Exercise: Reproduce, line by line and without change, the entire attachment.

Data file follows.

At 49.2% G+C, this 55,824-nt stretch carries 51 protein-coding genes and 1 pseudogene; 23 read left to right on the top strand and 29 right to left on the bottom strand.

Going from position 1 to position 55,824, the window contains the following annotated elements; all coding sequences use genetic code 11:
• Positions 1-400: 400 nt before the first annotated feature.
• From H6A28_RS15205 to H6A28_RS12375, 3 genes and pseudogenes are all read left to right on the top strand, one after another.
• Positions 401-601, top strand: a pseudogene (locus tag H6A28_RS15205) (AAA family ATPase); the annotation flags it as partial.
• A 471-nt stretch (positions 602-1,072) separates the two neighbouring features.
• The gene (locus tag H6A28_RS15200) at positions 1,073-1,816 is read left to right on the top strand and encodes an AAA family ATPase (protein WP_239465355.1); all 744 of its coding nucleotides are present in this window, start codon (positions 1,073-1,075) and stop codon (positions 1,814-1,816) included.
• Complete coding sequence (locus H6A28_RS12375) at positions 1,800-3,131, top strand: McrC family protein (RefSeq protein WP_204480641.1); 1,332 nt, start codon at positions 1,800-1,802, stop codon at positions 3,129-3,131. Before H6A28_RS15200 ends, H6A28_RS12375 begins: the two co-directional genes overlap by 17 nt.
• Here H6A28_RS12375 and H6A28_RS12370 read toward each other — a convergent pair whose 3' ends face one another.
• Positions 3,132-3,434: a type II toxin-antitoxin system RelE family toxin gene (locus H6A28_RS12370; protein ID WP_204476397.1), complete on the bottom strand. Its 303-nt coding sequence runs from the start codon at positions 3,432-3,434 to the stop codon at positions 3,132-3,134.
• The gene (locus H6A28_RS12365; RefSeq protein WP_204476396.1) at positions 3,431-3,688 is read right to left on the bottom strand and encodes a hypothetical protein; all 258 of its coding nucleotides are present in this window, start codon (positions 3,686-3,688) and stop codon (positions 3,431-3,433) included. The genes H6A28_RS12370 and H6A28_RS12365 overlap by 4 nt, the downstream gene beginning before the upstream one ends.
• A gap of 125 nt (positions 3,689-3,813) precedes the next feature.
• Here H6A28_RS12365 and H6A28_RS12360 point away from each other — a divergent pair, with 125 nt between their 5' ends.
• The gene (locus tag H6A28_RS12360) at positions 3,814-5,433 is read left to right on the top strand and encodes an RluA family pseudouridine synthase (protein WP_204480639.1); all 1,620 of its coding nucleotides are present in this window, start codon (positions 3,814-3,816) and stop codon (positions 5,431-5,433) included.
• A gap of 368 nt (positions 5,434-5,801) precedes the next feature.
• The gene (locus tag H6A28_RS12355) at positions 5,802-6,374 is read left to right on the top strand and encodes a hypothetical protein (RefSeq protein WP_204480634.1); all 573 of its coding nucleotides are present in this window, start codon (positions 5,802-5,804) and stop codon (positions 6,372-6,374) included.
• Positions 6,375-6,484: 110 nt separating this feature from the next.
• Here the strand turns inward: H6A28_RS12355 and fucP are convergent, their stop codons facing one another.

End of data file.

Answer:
At 49.2% G+C, this 55,824-nt stretch carries 51 protein-coding genes and 1 pseudogene; 23 read left to right on the top strand and 29 right to left on the bottom strand.

Going from position 1 to position 55,824, the window contains the following annotated elements; all coding sequences use genetic code 11:
• Positions 1-400: 400 nt before the first annotated feature.
• From H6A28_RS15205 to H6A28_RS12375, 3 genes and pseudogenes are all read left to right on the top strand, one after another.
• Positions 401-601, top strand: a pseudogene (locus tag H6A28_RS15205) (AAA family ATPase); the annotation flags it as partial.
• A 471-nt stretch (positions 602-1,072) separates the two neighbouring features.
• The gene (locus tag H6A28_RS15200) at positions 1,073-1,816 is read left to right on the top strand and encodes an AAA family ATPase (protein WP_239465355.1); all 744 of its coding nucleotides are present in this window, start codon (positions 1,073-1,075) and stop codon (positions 1,814-1,816) included.
• Complete coding sequence (locus H6A28_RS12375) at positions 1,800-3,131, top strand: McrC family protein (RefSeq protein WP_204480641.1); 1,332 nt, start codon at positions 1,800-1,802, stop codon at positions 3,129-3,131. Before H6A28_RS15200 ends, H6A28_RS12375 begins: the two co-directional genes overlap by 17 nt.
• Here H6A28_RS12375 and H6A28_RS12370 read toward each other — a convergent pair whose 3' ends face one another.
• Positions 3,132-3,434: a type II toxin-antitoxin system RelE family toxin gene (locus H6A28_RS12370; protein ID WP_204476397.1), complete on the bottom strand. Its 303-nt coding sequence runs from the start codon at positions 3,432-3,434 to the stop codon at positions 3,132-3,134.
• The gene (locus H6A28_RS12365; RefSeq protein WP_204476396.1) at positions 3,431-3,688 is read right to left on the bottom strand and encodes a hypothetical protein; all 258 of its coding nucleotides are present in this window, start codon (positions 3,686-3,688) and stop codon (positions 3,431-3,433) included. The genes H6A28_RS12370 and H6A28_RS12365 overlap by 4 nt, the downstream gene beginning before the upstream one ends.
• A gap of 125 nt (positions 3,689-3,813) precedes the next feature.
• Here H6A28_RS12365 and H6A28_RS12360 point away from each other — a divergent pair, with 125 nt between their 5' ends.
• The gene (locus tag H6A28_RS12360) at positions 3,814-5,433 is read left to right on the top strand and encodes an RluA family pseudouridine synthase (protein WP_204480639.1); all 1,620 of its coding nucleotides are present in this window, start codon (positions 3,814-3,816) and stop codon (positions 5,431-5,433) included.
• A gap of 368 nt (positions 5,434-5,801) precedes the next feature.
• The gene (locus tag H6A28_RS12355) at positions 5,802-6,374 is read left to right on the top strand and encodes a hypothetical protein (RefSeq protein WP_204480634.1); all 573 of its coding nucleotides are present in this window, start codon (positions 5,802-5,804) and stop codon (positions 6,372-6,374) included.
• Positions 6,375-6,484: 110 nt separating this feature from the next.
• Here the strand turns inward: H6A28_RS12355 and fucP are convergent, their stop codons facing one another.